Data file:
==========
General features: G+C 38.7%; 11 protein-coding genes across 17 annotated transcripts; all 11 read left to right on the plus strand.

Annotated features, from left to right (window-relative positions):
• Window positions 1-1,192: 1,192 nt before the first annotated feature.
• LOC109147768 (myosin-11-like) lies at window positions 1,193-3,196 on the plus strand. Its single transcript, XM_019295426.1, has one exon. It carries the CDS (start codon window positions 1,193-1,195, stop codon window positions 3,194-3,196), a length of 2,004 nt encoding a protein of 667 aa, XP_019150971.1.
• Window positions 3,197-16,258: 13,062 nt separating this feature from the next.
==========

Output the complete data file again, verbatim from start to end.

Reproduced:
General features: G+C 38.7%; 11 protein-coding genes across 17 annotated transcripts; all 11 read left to right on the plus strand.

Annotated features, from left to right (window-relative positions):
• Window positions 1-1,192: 1,192 nt before the first annotated feature.
• LOC109147768 (myosin-11-like) lies at window positions 1,193-3,196 on the plus strand. Its single transcript, XM_019295426.1, has one exon. It carries the CDS (start codon window positions 1,193-1,195, stop codon window positions 3,194-3,196), a length of 2,004 nt encoding a protein of 667 aa, XP_019150971.1.
• Window positions 3,197-16,258: 13,062 nt separating this feature from the next.